McMaster cancer study offers hope of predicting leukemia early

Researchers at McMaster University say the research is a "giant step" in identifying and predicting a deadly cancer.

The idea is to catch cancer before it's cancer, says lead researcher

Acute myeloid leukemia cells. (Washington University)

Researchers at McMaster University have made what they call a "giant leap" in identifying and predicting a deadly cancer.

In a paper published Monday in the scientific journal Cancer Cell, the researchers detail how they can pinpoint a state of blood cells that can turn into acute myeloid leukemia (AML) cancer.

This form of cancer is the most common type of leukemia in adults, affecting about 1,300 Canadians each year. The study shows that AML can be predicted early and accurately.

"We've found that the transition from healthy to cancerous blood stem cells happens in clear, compartmentalized steps, said Mick Bhatia, principal investigator of the study and director of the McMaster Stem Cell and Cancer Research Institute.

"We've identified two steps in that staircase." The idea as Bhatia pointed out is "to catch cancer before it's cancer."

Bhatia's team worked with Italian researchers at the University of Bologna who already had eights years of blood samples from patients with myelodysplastic syndromes or MDS, a bone marrow disorder. In about 30 per cent of the cases MDS develops into AML.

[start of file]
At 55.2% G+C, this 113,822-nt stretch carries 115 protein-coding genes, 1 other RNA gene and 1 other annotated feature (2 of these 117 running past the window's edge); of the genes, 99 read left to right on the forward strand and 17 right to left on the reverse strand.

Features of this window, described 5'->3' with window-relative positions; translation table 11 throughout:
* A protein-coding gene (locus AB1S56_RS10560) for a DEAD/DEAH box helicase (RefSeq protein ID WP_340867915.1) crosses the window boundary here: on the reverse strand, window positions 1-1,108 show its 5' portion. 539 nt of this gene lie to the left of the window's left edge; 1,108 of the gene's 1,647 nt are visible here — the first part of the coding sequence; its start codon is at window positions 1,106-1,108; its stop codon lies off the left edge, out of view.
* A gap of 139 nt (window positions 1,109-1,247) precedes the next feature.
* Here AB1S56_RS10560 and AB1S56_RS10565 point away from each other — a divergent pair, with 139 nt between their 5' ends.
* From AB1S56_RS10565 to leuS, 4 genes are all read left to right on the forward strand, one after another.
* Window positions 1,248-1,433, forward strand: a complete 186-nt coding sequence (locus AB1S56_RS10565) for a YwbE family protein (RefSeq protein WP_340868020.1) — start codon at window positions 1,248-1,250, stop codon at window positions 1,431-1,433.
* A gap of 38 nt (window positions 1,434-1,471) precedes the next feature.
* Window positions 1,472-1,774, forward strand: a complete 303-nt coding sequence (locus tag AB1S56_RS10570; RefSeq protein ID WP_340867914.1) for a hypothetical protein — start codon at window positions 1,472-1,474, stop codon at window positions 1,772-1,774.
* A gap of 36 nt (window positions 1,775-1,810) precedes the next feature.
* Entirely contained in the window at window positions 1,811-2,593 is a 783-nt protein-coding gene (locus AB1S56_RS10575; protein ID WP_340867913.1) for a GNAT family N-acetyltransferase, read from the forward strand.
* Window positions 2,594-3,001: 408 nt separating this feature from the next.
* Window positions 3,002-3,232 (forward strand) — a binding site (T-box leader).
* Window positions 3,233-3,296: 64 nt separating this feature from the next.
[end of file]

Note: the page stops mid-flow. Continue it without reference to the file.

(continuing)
McMaster University researcher Mick Bhatia. (McMaster University)

A subsequent study showed that by analyzing gene expression, they were accurate in predicting which patients would develop AML and those who would not.

"You never plan for discovery, it happens by accident," Bhatia remarked.

This will be part of a new era of genetic-based drug discovery.- Mick  Bhatia , principal investigator & Director of McMaster Stem Cell & Cancer Research Institute

"Our next step is to go beyond better predictive measures for the development of a blood cancer, and use this predictive gene expression as a target for drugs to prevent AML from developing altogether," said Bhatia.

"This will be part of a new era of genetic-based drug discovery."

Bhatia and his team hope to partner with a bio-technical or pharmacological company to further their study. "We want to move beyond science to practical use by testing it fast… there is no time to wait," he said.

Their goal is to create a cost-effective way to test and treat as many patients as possible who have the disease.

The research was funded by the Canadian Institutes of Health Research and the Canadian Cancer Society Research Institute.

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